Alicia Sparks, chair of U.S. Alcohol Policy Alliance

The alcohol industry is as usual shifting the responsibility for the harm caused by their products and practices. The alcohol lobby is trying to cast doubt about the rising alcohol use and harm during the pandemic. Big Alcohol is also making false claims about the effects of increasing alcohol availability through allowing home delivery. They ignore that reality that alcohol home delivery has made it extremely difficult to enforce underage alcohol use laws and protect children and youth.

Meanwhile, the wider health and social impact of worsened alcohol laws and rising alcohol use is now being felt all over the country.

A study published in JAMA Network found that alcohol-related deaths in the U.S. increased by about 25% from 2019 to 2020.

This rise in alcohol-related deaths is driving a decrease in life expectancy in the United States. In 2021 life expectancy in the U.S. fell for the second consecutive year, a phenomenon that has not happened in a century.

Rise in alcohol deaths in the U.S. between 2019 and 2020
The number of deaths involving alcohol in the U.S. increased between 2019 and 2020 by 25.5% (from 78,927 to 99,017). The age-adjusted rate grew by 25.9% (from 27.3 to 34.4 per 100,000).

A rise in “deaths of despair” which include deaths driven by alcohol and other harmful substances and liver disease is adding to the decreasing life expectancy among Americans. Injuries, heart disease, and suicide are also contributing to the decline in life expectancy. Alcohol is a major risk factor for all these conditions.

One state that made cocktails-to-go a permeant fixture is Oregon. The policy change is now exacerbating the existing heavy toll alcohol is having on people and communities, according to Mike Marshall, executive director of Oregon Recovers, a nonprofit that works to increase access to treatment and recovery programs to fight addiction. The Oregon State Medical Examiner reports that alcohol-related deaths surged 73% from 2019 to 2020.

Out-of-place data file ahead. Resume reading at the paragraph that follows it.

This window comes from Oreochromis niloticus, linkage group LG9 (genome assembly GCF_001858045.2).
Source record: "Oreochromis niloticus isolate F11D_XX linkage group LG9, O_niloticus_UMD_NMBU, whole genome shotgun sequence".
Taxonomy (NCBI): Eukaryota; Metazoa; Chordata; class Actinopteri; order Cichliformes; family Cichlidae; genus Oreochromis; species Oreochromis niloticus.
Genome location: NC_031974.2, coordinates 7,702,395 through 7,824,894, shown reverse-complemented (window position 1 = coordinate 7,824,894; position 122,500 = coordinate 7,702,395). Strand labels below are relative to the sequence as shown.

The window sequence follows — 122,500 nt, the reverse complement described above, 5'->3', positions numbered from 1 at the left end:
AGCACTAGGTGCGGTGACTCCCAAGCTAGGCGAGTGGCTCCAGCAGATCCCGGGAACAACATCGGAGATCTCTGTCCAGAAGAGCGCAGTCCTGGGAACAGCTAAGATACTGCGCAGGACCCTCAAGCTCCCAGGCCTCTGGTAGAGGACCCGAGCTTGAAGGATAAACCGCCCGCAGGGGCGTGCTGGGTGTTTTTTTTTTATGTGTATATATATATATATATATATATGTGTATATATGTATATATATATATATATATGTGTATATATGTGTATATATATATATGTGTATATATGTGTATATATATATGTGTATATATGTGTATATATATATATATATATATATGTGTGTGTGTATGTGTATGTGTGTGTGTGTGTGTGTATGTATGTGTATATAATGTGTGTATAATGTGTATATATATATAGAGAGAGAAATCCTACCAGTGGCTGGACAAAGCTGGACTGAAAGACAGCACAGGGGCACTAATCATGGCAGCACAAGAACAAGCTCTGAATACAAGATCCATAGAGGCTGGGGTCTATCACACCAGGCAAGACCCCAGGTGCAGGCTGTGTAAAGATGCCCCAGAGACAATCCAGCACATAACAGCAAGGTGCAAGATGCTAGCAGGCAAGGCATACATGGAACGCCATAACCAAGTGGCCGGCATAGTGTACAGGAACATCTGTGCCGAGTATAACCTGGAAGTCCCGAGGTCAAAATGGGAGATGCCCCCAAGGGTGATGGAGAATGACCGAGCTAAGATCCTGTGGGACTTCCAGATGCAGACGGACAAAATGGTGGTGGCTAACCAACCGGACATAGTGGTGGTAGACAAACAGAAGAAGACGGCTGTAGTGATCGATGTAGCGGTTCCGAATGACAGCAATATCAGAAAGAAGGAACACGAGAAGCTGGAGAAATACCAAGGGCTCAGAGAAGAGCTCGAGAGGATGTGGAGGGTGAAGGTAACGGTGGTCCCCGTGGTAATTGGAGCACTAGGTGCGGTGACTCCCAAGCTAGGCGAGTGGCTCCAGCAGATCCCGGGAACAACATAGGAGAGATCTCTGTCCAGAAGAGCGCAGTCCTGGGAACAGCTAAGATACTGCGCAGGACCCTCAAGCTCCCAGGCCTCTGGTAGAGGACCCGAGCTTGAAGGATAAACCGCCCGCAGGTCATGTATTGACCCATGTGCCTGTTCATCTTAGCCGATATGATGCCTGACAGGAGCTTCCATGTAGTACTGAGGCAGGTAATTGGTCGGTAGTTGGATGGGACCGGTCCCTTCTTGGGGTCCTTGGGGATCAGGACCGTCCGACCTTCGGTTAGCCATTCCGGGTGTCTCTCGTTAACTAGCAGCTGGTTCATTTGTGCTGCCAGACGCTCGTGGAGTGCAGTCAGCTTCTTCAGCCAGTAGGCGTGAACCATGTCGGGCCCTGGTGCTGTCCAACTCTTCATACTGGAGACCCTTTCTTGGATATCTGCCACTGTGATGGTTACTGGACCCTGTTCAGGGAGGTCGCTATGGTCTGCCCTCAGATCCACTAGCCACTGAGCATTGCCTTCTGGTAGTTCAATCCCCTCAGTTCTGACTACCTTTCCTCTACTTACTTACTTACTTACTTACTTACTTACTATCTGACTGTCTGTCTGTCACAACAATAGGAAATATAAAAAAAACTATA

Simulations in one study published in the journal Addiction found that, if the increase in alcohol consumption observed in the U.S. in the first year of the pandemic continues, alcohol-related deaths, diseases, and associated costs will increase substantially over the next 5 years.

As per the study, short-term increases in alcohol consumption resulted in:

  • Loss of 79,000 QALYs,
  • 295,000 more alcohol-related hospitalizations, and
  • Additional $5.4 billion cost over 5 years. 

Officials in Oregon have launched a campaign to increase awareness among residents about alcohol content in various alcoholic beverages with the aim of reducing alcohol use. While this is a positive move it might be too little too late considering the state already worsened its alcohol laws to allow home delivery.

State governments must rethink making alcohol home delivery permanent. The federal government must step in to improve alcohol policies nationally in the United States such as by increasing alcohol taxes, a proven effective measure to prevent and reduce alcohol harm in the short- and long-term.


PEW: “Looser Liquor Laws Boosted Restaurants — and Maybe Problem Drinking

NPR: “Life expectancy in the U.S. continues to drop, driven by COVID-19